In Williams own words

That wipes out all of the "bin" and "obj" directories in the current directory and every subdirectory. Super useful to run in your workspace directory to get to a "clean" state, especially when someone messes up and there’s something that a Clean or Rebuild inside the IDE doesn’t catch.

For those of you reading that may not know, PowerShell supports command aliases, here it is rewritten again not using the aliases

Get-ChildItem -inc bin,obj -rec | Remove-Item -rec -force

NOTE : You should have this stored in a PowerShell file and place that file at the root of your solution (where the .sln file resides), and then run it when you want a proper clean (not the micky mouse one that VisualStudio does, and reports success too).

Powershell To Clean Visual Studio Bin/Obj folders, read my last post, and alerted me to yet another useful PowerShell Command to clean all the BIN and OBJ folders of a Visual Studio solution. Home > Articles > How to remove bin and/or obj folder before the build or deploy How to remove bin and/or obj folder before the build or deploy In one of my previous articles, I explained How to: Turn on MVC compiled views or Turning on views compilation which can be very useful to detect potential errors in views code.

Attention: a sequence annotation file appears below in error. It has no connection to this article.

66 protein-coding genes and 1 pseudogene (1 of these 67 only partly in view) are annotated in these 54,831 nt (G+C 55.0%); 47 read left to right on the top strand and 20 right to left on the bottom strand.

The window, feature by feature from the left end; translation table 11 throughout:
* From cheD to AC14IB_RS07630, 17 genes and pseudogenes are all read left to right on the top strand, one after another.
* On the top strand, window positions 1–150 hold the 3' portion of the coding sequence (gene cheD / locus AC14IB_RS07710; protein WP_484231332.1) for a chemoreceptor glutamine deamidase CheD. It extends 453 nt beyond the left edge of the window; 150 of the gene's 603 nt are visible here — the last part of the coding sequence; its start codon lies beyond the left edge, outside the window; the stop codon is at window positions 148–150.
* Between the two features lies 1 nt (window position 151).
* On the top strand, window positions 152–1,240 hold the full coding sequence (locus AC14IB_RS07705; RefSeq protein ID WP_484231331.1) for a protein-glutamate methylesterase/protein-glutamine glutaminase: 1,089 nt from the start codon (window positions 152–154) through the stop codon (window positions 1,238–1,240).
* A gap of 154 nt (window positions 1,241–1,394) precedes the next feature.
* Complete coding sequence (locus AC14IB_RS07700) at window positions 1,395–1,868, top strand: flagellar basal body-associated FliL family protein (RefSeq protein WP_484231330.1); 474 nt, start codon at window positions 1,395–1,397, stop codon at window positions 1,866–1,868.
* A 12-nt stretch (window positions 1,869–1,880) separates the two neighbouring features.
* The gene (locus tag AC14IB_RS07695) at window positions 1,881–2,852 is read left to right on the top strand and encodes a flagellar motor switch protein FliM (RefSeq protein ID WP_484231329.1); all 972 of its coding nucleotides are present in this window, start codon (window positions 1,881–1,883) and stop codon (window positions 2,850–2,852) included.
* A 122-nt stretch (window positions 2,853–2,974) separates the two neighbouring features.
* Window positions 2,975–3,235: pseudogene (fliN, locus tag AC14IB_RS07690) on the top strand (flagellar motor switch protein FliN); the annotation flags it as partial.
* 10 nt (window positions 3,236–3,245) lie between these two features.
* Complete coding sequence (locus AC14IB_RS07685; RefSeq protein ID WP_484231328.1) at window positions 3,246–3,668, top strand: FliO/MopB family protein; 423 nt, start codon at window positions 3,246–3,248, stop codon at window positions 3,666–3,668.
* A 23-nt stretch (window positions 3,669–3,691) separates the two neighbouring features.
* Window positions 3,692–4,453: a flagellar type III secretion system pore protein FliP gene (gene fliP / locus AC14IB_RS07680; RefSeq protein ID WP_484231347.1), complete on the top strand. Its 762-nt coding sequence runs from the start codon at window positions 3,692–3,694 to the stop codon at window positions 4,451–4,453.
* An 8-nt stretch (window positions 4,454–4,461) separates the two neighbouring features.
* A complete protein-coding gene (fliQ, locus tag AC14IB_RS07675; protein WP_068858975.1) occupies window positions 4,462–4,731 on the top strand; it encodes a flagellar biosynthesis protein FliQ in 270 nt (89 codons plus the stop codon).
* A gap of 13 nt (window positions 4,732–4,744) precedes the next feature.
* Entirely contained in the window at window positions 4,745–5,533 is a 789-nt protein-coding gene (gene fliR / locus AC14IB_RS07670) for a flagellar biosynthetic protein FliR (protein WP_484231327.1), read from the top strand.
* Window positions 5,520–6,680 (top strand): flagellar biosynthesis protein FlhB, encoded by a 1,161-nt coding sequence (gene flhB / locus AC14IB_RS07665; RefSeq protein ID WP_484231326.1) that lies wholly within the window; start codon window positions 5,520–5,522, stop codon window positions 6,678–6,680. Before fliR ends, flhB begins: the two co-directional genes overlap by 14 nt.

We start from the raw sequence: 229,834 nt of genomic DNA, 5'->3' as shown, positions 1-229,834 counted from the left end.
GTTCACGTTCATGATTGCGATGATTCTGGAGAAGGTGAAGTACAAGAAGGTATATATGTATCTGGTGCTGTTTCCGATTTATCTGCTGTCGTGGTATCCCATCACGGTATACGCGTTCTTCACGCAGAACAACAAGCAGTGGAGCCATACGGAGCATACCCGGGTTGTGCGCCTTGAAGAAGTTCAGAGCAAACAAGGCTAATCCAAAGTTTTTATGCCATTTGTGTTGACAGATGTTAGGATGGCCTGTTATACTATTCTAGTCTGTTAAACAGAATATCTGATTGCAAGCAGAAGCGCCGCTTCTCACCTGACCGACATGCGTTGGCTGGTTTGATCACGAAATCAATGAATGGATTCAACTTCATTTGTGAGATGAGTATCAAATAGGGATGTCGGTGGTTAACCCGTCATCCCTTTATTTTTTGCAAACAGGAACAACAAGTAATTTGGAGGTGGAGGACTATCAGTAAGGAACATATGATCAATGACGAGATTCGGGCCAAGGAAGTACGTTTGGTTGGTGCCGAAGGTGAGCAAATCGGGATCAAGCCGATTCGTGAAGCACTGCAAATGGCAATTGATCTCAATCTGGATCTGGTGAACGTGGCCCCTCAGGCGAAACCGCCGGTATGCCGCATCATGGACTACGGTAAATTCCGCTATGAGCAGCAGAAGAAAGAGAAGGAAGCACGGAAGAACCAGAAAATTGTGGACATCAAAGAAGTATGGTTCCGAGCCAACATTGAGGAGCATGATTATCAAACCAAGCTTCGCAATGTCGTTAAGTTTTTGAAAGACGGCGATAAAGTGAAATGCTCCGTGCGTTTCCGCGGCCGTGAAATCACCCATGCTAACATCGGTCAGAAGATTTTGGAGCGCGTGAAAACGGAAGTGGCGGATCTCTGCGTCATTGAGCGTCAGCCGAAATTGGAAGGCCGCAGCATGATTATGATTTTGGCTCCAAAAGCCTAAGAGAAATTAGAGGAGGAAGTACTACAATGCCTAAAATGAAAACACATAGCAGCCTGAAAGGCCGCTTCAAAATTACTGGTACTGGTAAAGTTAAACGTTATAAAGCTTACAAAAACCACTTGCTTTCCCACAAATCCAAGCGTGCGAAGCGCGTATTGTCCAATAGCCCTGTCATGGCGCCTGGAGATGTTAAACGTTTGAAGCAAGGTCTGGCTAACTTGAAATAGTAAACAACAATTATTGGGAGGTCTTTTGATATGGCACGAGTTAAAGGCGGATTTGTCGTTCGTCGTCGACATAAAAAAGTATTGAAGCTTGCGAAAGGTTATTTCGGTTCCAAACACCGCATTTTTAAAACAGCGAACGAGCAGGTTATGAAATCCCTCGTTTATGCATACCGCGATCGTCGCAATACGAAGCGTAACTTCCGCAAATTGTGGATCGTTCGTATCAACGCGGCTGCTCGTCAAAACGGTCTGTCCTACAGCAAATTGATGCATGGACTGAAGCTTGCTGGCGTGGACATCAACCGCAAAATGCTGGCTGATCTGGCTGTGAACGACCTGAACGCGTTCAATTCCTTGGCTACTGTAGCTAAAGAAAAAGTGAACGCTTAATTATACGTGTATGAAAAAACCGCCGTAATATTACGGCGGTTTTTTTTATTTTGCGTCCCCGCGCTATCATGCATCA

How to clean up BIN and OBJ folders in a Visual Studio , There may be better (and more elegant) ways of cleaning up the output (BIN) and intermediate (OBJ) folders generated by Visual Studio build  Adds command to clean bin and obj directories in solution. Writes messages to build output window. Also updates Visual Studio Status bar in progress

How to remove bin and/or obj folder before the build or deploy, However, once I've converted my projects to Visual Studio 2013 I star receiving error on build or deploy: It is an error to use a section registered  The bin and obj folders are usually safe to delete since they are automatically generated when the solution/project is being build by Visual Studio/MSBuild. This feature is off by default, but can easily be enabled in the settings.